Comedian Aidy Bryant, who has spoken of being an activist for positive body image among plus-sized women, has responded to a critic who chastised her for appearing in Amy Schumer’s upcoming film “I Feel Pretty.”
In that movie, which opens April 20, Schumer plays a downtrodden overweight woman who awakens from a fall convinced she is beautiful and supremely capable. Bryant plays one of her best friends.
“I think you’re great @aidybryant,” commented Instagram user “k8mosher” on Bryant’s recent post of a photo with herself, Schumer and fellow movie castmate Sasheer Zamata, “but from the previews I’ve seen of this movie, it’s a HUGE step backwards for the feminist movement, that at this very moment is having a huge identity shift that many of those on the front lines of the work are working against the messages in this film on a daily basis.”
The commenter, whose own Instagram account is private, continued, saying, “I won’t be supporting a movie that continues to perpetuate fat phobia and the notion that for a woman to be confident she needs to look a certain (read: thin, white, rich) way. The previews are extremely problematic and as a fat woman in Hollywood, who has thousands of fat girls who look up to you, I hope you will consider the message this film sends. Thumbs down.”
“Saturday Night Live” castmember Bryant, 30, responded, “Hi! I hear what you’re saying. I encourage you to see the film. I think you’ll find that’s not the case. I’m very proud to be in a movie [that] tells the story of someone who believes confidence is directly tied to looks but learns that confidence comes from within. It’s a movie I wish I could have seen when I was 14.”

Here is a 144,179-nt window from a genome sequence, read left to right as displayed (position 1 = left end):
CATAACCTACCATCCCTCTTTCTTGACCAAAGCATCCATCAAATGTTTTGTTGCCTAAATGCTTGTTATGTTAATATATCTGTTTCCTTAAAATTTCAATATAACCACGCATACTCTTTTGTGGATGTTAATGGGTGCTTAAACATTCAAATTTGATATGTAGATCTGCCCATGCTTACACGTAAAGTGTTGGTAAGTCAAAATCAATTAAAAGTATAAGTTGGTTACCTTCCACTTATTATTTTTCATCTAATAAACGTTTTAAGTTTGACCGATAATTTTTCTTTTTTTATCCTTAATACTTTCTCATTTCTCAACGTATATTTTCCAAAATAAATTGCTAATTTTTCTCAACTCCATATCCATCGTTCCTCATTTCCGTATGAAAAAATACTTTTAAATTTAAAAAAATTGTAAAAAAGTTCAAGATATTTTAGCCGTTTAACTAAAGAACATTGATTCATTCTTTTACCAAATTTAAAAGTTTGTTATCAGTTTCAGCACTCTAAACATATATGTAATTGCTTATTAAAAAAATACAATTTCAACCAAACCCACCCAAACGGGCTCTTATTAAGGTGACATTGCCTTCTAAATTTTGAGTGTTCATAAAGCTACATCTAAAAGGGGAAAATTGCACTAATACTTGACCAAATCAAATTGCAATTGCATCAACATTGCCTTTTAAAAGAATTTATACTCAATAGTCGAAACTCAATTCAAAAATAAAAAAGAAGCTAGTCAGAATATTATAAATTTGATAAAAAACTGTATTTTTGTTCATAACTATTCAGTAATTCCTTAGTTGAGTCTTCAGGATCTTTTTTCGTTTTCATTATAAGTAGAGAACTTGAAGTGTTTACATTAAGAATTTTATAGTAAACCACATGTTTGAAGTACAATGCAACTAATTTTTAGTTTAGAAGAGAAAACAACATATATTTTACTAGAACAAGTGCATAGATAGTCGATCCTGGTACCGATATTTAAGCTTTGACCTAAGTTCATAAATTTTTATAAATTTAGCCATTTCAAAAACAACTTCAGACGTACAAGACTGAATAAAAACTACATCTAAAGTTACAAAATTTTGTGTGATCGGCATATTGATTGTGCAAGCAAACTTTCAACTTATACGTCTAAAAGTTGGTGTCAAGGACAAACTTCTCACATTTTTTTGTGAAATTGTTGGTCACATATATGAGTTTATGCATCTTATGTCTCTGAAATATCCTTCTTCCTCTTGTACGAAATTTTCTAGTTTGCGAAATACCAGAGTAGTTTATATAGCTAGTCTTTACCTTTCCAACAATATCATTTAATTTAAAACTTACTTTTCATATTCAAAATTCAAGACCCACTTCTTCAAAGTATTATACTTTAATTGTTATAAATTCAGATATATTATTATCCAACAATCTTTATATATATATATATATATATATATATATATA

She went on to write, “Through my short time in this industry I have been sent all kinds of demeaning scripts where my body is the punchline. I choose my projects carefully with exactly these things in mind. Change cannot happen over night and this movie is a step in the right direction.”
Bryant told New York magazine’s fashion website TheCut.com in November, “I didn’t try to get on ‘SNL’ to be a body-positivity activist, but apparently just being there makes you one. It’s this weird kind of thing where you’re like, I guess I kind of am. It’s literally just not what I came here to do.” She added, “It sounds so corny now, but representation does (expletive) matter. And I remember how as a child I was obsessed with Rosie O’Donnell even though that wasn’t exactly what I wanted to do, but I was like, Oh my god, someone who’s a little bit like me on TV.”